This months Throwback Thursday will focus on the 1950’s
A decade which started Rock’n’Roll.
This week for Throwback Thursday, we are going back to where it all began, for the King Of Rock’n’Roll, Elvis Presley, and his 1956 debut album, ‘Elvis Presley’. This album introduced the world to the man, the myth and the legend that was Elvis, and from this moment on, he stormed the world with his music, his style and his famous, censored hips.
The album showed success for Elvis straight away, spending 10 weeks at number 1 in the Billboard Top Pop Albums chart. It also set records for Rock’n’Roll, as it became the first album in the genre to make it to the top of charts, and the first album in the genre to sell 1,000,000 copies. It became gold selling in 1966, and later went on to become platinum selling in 2011.
‘Blue Suede Shoes’, which became a fan favourite, and also one of his most well known song featured on this album, was also released a single, along with other album tracks, ‘Blue Moon’ (USA Only), ‘I Got A Woman’ and ‘Money Honey’. Although ‘Blue Suede Shoes’ is arguably one of Elvis’ most well known tracks, it only peaked at 9th in the UK Charts, as did his cover of ‘Blue Moon’.
The artwork for Elvis’ groundbreaking debut album is an instantly recognisable image for fans of Rock’n’Roll, and has been listed at number 40 in a list of the 100 greatest album covers. Somewhat surprisingly though, when punk band The Clash used this album artwork for their 1979 album ‘London Calling’, this album was voted at number 39 in the same list. Slightly less famously, this album artwork style has also been used by F-Punk, K.D. Lang and Chumbawamba, who used the album artwork for their controversial single ‘Tony Blair’.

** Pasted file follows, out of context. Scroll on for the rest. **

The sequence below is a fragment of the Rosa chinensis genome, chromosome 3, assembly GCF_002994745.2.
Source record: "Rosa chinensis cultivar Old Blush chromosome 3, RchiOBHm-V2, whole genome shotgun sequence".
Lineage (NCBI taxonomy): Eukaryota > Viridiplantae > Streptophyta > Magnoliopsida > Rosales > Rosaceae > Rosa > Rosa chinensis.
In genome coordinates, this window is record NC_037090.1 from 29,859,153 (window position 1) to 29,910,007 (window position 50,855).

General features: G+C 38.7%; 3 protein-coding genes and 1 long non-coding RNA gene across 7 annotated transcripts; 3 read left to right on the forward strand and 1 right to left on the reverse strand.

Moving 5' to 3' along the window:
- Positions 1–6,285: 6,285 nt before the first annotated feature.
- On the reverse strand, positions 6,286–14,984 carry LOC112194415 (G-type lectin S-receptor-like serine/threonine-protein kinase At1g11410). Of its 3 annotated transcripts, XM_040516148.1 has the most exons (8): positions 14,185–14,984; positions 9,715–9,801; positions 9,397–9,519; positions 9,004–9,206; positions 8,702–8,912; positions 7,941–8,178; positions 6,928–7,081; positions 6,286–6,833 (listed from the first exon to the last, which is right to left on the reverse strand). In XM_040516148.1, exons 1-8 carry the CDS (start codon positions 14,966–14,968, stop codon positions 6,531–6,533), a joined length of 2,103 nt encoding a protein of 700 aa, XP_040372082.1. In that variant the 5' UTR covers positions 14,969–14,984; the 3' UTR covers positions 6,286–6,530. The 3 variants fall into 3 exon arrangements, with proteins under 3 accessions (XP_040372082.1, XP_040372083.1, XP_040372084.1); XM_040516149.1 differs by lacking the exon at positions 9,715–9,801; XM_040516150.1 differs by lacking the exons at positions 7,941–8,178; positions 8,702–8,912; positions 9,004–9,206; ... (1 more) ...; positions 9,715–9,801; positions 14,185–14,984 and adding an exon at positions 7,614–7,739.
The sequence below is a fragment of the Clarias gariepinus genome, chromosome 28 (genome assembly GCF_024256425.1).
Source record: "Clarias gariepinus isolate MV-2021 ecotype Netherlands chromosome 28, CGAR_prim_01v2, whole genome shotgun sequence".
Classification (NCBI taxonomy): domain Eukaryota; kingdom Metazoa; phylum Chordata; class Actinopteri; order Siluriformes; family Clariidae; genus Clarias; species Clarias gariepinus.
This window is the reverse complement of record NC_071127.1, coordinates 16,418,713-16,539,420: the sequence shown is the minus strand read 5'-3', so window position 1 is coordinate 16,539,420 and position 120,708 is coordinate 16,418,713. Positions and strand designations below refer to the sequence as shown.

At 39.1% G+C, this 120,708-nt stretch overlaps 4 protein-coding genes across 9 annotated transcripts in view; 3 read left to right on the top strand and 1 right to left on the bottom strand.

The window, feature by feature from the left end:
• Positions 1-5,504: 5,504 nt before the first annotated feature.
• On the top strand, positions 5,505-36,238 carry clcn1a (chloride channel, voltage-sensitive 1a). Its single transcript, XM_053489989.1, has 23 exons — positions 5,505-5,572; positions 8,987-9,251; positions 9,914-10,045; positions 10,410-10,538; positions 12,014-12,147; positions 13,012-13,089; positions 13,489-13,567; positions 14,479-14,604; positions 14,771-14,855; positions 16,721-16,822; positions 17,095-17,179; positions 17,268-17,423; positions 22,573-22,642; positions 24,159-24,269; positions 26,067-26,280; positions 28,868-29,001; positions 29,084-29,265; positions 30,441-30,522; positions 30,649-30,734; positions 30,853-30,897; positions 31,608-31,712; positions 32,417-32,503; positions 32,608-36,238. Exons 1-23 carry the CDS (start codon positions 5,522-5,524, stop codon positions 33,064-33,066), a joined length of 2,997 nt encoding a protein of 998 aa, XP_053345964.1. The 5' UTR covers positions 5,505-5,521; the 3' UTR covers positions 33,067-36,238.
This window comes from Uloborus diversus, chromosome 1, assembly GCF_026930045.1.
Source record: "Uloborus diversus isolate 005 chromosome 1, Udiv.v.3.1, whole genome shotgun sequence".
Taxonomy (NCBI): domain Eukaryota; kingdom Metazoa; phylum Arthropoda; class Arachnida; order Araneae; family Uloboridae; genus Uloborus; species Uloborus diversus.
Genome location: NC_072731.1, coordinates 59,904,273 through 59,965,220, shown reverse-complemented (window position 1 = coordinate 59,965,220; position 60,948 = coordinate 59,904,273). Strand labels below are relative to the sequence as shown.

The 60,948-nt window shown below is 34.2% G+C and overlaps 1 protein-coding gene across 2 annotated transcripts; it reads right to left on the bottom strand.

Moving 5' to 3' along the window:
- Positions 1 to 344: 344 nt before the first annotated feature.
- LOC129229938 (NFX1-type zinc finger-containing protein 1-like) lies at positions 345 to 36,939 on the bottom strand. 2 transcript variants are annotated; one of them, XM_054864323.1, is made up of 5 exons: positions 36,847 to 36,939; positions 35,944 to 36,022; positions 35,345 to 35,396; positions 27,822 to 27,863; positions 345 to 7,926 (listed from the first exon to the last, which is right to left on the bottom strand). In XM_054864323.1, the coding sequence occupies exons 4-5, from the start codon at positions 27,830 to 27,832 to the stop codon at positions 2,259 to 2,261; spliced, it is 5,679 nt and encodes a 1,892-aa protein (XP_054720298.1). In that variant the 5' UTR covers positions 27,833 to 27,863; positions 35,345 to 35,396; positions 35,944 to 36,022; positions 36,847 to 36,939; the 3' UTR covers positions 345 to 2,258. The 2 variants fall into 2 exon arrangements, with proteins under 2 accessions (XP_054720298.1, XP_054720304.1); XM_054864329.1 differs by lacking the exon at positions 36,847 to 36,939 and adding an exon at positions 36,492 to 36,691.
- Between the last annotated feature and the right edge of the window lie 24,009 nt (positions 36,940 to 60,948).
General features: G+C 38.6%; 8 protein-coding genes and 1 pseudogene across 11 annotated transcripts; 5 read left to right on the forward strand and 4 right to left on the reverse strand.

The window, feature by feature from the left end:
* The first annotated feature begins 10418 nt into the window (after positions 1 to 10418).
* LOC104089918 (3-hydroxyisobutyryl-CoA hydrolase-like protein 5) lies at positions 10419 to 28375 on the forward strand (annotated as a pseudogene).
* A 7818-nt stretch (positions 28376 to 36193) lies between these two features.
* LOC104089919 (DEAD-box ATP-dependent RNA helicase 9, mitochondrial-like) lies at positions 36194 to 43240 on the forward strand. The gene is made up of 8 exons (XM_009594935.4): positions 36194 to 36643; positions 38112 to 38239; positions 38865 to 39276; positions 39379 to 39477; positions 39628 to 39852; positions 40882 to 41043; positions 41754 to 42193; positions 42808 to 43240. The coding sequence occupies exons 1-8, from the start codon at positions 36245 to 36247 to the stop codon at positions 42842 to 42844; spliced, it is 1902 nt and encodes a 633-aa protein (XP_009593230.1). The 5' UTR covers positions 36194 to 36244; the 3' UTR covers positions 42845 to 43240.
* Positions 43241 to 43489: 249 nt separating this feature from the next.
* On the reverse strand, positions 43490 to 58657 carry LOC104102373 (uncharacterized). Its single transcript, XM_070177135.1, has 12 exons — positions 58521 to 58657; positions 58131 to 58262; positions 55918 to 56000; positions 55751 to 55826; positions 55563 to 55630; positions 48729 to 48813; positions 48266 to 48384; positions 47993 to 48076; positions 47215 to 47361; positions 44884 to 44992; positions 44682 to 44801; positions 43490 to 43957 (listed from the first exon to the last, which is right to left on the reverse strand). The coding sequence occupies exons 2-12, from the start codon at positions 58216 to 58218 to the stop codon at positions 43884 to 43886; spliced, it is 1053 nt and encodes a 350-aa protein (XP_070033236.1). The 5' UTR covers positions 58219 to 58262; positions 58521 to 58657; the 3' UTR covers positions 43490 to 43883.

The album, which was released under RCA Victor, and produced by Steve Sholes, has two releases with different songs on each release. One release was for the USA, and featured the songs; ‘Blue Suede Shoes‘, ‘I’m Counting on you’, ‘I Got A Woman’, ‘One Sided Love Affair’, ‘I Love You Because’, ‘Just Because, ‘Tutti Frutti’, ‘Tryin’ to get to you’, ‘I’m Gonna Sit Right Down and Cry (Over You), ‘I’ll Never Let You Go (Little Darlin’)’, ‘Blue Moon’ and ‘Money Honey’. The other UK release, featured; ‘Blue Suede Shoes’,’I Got A Woman’,’I’m Counting on You’,’I Left, You’re Right, She’s Gone’,’That’s All Right‘,’Money Honey’,’Mystery Train’,’I’m Gonna Sit Right Down And Cry’,’Trying To Get Over You’,’One Sided Love Affair’,’Lawdy, Miss Clawdy‘ and ‘Shake, Rattle and Roll’. The UK Release some of Elvis more well known tracks feature on the album, with songs such as, ‘Lawdy, Miss Clawdy’ and ‘That’s All Right’.
Overall, this album kicked it off for Elvis, and for Rock’n’Roll, not just in America, but also in the UK, where teenagers would start forming bands, and kick off the ‘British Invasion’. We have a lot to thank Elvis for, and this album is just a small part of that.